National Weather Service United States Department of Commerce

Types of Floods


Floods occur nationwide and are the deadliest weather related killer in the United States. According to the 30-year average, there are 99 fatalities each year resulting from flash and river floods.

Flooding can be caused by a variety of weather and related phenomena, including tropical cyclones, low pressure systems, thunderstorms, snowmelt, and debris flows. Types of flooding caused by these events can range from river flooding, to urban flooding, to flash flooding. All flooding can be life threatening, so it is important to be aware of developing flood situations and to be prepared to take quick action to avoid danger. Learn more about types of flooding below!

  • Flash Flooding - A flash flood is defined as a rapid and extreme flow of high water into a normally dry area or a rapid water level rise in a stream or creek above a predetermined flood level. Ongoing flooding can intensify to flash flooding in cases where intense rainfall results in a rapid surge of rising flood waters. Commonly it occurs within six hours of a heavy rain event. However, flash floods can also occur within hours or even minutes if a dam or levee fails or rapid ponding of water caused by torrential rainfall. Flash floods can even occur in areas away from the causative event. Flash floods can catch people off guard and unprepared. You may only have a few minutes warning that these deadly, sudden floods are coming. If you live in areas prone to flash floods, plan now to protect your family and property.
  • River Flooding - With river flooding, the NWS uses different categories to convey the expected flood severity. These categories are minor, moderate, and major flooding. Each category has a definition based on property damage and public threat and are closely coordinated by the local NWS office, the servicing River Forecast Center and other emergency and public officials.
  • Coastal Flooding - Coastal flooding is another type of flood. When it comes to tropical cyclones, wind speeds do not tell the whole story. Along the coast, storm surge is often the greatest threat to life and property from a tropical cyclone. In the past, large death tolls have resulted from the rise of the ocean associated with many of the major hurricanes that have made landfall. Hurricane Katrina in 2005 is a prime example of the damage and devastation that can be caused by storm surge. At least 1500 people lost their lives during Hurricane Katrina and many of those deaths occurred directly, or indirectly, as a result of storm surge. By knowing your vulnerability and what actions you should take, you can reduce the effects of a coastal flooding disaster.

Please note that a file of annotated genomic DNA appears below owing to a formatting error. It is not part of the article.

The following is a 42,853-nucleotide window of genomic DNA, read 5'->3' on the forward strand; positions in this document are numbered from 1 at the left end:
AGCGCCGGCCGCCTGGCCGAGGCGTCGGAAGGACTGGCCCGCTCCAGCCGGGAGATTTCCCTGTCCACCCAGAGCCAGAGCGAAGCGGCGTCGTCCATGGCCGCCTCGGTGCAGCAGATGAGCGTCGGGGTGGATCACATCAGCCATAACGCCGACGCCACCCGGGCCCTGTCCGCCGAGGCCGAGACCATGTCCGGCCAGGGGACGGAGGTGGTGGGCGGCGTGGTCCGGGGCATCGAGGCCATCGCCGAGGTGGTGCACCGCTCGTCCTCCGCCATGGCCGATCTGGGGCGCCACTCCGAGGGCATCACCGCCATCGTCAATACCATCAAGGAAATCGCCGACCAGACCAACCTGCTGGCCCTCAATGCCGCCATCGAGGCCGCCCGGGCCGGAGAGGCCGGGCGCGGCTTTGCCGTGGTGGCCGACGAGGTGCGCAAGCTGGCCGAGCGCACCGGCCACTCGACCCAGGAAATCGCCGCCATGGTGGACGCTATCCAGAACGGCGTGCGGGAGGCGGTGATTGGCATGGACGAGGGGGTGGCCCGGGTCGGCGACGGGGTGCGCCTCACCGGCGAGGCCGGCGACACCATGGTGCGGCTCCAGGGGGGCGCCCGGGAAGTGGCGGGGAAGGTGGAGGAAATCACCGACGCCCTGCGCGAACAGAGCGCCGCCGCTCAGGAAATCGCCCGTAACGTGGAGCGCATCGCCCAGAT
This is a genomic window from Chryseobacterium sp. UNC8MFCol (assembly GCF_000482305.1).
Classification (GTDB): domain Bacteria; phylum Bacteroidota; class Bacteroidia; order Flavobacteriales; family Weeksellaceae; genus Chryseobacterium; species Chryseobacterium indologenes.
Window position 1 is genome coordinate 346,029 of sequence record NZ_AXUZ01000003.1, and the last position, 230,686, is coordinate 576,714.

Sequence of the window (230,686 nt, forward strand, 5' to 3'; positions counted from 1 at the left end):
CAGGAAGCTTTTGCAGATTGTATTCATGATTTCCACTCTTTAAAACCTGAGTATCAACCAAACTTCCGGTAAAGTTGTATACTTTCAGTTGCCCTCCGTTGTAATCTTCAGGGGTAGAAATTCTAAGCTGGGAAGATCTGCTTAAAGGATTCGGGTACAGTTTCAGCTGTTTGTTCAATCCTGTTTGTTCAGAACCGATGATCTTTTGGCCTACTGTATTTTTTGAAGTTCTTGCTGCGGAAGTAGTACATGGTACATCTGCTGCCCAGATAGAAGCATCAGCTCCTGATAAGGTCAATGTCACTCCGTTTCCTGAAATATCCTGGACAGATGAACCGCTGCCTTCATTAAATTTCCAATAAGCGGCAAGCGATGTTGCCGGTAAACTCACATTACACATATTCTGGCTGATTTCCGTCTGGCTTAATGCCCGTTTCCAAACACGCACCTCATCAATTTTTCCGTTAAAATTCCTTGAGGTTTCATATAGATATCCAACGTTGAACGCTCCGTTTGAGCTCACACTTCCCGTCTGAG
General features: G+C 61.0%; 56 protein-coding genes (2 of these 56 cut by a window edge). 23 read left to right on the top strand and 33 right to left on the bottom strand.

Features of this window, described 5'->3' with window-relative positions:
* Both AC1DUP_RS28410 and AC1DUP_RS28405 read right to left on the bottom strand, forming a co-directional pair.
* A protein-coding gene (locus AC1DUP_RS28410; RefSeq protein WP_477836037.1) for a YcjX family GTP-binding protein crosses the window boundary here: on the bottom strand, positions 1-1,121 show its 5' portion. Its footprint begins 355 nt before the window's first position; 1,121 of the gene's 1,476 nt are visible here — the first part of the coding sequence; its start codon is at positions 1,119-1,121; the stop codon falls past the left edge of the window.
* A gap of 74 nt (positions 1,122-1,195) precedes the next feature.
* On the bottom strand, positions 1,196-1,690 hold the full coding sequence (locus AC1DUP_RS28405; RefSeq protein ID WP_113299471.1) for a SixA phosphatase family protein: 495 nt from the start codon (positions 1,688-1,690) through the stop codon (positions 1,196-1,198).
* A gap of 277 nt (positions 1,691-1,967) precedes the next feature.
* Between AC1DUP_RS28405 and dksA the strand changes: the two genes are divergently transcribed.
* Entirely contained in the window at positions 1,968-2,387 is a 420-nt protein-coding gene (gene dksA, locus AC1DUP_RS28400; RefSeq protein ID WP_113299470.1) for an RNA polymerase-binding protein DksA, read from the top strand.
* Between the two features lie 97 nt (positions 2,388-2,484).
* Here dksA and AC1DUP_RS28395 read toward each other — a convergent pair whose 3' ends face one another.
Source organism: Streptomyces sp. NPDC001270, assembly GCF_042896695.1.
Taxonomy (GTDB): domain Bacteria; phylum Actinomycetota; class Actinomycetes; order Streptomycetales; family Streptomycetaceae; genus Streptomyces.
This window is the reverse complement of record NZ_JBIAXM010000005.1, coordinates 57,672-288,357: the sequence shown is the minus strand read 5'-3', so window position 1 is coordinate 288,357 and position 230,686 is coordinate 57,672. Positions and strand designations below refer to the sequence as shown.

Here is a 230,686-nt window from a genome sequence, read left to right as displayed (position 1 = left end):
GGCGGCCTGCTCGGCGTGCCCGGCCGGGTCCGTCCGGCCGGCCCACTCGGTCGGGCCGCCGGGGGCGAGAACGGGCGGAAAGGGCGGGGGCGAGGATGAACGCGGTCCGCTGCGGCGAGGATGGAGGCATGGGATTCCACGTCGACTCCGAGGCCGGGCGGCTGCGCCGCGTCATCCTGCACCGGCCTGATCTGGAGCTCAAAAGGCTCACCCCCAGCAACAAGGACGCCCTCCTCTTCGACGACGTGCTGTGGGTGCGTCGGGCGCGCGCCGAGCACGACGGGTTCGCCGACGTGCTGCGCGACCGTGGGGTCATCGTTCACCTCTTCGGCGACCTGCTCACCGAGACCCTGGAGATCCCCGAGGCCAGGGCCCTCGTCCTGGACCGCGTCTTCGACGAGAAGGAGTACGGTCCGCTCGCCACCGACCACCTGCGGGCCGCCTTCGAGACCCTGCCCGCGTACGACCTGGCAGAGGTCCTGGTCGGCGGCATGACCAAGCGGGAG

• Inland Flooding - Since the 1970's, inland flooding has been responsible for more than half of the deaths associated with tropical cyclones in the United States. Typically greater rainfall amounts and flooding are associated with tropical cyclones that have a slow forward speed or stall over an area. These areas can be right along the coast but they may be even hundreds of miles away from where the storm made landfall. Tropical Storm Lee is a recent example of inland flooding severe hundred miles away from where the eye of the storm ultimately made landfall. In 2011, Tropical Storm Lee made landfall along the Louisiana coast, but the remnants from the storm caused heavy rainfall and historic flooding in Washington, DC, Pennsylvania and as far away as New York. Ten fatalities, all in Pennsylvania, were confirmed as flood related during the flooding associated with Tropical Storm Lee.

Keep yourself informed by knowing flooding terminology!

  • A flood watch or flash flood watch indicates that conditions are favorable for flooding to happen.
  • A flood warning or flash flood warning means flooding is occurring or imminent.
  • Minor flooding occurs when minimal or no property damage is expected, but the flooding could possibly cause some public threat or inconvenience.
  • Moderate flooding occurs when some inundation of structures and roads near streams is expected. Some evacuations of people and or a transfer of property to higher elevations are necessary.
  • Major flooding occurs when there is extensive inundation of structures and roads in addition to the possible significant evacuations of people and/or transfer of property to higher elevations.

Additional information about Flood Preparedness Week is available at


[ Flooding in Downtown Atlanta during September 2009 Floods ] [ Flooding at Six Flags during September 2009 Floods  ]
Flooding in downtown Atlanta (left) and at Six Flags (right) during the September 2009 Atlanta floods. Photos courtesy of the Atlanta Journal Constitution.